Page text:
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9TH CLASS BIOLOGY Green revolution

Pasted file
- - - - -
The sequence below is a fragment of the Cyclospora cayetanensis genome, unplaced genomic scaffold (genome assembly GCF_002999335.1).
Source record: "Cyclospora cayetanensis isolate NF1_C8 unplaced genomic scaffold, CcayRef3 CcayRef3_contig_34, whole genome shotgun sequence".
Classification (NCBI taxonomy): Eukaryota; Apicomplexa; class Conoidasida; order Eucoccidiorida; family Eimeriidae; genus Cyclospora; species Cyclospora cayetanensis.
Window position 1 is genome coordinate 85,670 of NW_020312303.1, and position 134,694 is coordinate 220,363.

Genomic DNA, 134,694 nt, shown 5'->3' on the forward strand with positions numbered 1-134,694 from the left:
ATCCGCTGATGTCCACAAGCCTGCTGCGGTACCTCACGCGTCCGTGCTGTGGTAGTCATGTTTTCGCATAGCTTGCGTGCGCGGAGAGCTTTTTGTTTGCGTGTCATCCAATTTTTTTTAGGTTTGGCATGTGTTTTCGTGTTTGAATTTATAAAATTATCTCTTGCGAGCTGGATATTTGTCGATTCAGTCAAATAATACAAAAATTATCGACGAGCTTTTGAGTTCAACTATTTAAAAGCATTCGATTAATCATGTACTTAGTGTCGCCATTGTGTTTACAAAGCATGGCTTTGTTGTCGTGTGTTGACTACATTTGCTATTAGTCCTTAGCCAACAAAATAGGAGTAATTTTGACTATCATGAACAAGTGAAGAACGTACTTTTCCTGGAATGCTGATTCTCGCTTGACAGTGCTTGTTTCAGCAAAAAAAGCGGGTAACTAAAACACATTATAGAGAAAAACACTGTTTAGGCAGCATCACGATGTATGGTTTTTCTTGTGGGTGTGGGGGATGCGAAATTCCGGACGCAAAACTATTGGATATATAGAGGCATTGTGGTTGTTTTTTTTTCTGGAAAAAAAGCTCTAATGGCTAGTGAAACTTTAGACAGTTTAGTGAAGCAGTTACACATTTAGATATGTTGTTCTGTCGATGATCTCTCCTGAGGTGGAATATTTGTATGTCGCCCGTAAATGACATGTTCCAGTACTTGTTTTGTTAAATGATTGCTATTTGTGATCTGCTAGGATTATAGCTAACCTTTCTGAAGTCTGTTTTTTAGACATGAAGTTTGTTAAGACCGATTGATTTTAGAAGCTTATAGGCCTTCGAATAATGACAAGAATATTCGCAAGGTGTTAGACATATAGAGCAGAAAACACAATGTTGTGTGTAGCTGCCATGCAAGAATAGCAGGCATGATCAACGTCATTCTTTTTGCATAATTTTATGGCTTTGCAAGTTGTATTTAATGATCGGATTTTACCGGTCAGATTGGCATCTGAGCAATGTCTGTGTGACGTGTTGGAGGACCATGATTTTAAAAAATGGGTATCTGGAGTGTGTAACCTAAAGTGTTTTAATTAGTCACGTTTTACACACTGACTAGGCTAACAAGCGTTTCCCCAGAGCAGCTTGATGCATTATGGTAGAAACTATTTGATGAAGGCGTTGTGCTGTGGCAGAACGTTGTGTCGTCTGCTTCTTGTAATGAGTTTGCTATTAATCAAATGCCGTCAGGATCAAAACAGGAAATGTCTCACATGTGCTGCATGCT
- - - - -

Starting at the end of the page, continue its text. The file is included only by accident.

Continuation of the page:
The Green Revolution refers to a set of research and development of technology transfer initiatives occurring between the 1930s and the late 1960s (with prequels in the work of the agrarian geneticist Nazareno Strampelli in the 1920s and 1930s), that increased agricultural production worldwide, particularly in the developing world, beginning most markedly in the late 1960s.The initiatives resulted in the adoption of new technologies, including:...new, high-yielding varieties (HYVs) of cereals, especially dwarf wheats and rices, in association with chemical fertilizers and  agro-chemicals, and with controlled water-supply (usually involving irrigation) and new methods of cultivation, including mechanization. All of these together were seen as a 'package of practices' to supersede 'traditional' technology and to be adopted as a whole.The initiatives, led by Norman Borlaug, the "Father of the Green Revolution", who received the Nobel Peace Prize in 1970, credited with saving over a billion people from starvation, involved the development of high-yielding varieties of cereal grains, expansion of irrigation infrastructure, modernization of management techniques, distribution of hybridized seeds, synthetic fertilizers, and pesticides to farmers.The term "Green Revolution" was first used in 1968 by former US Agency for International Development (USAID) director William Gaud, who noted the spread of the new technologies: "These and other developments in the field of agriculture contain the makings of a new revolution. It is not a violent Red Revolution like that of the Soviets, nor is it a White Revolution like that of the Shah of Iran. I call it the Green Revolution."

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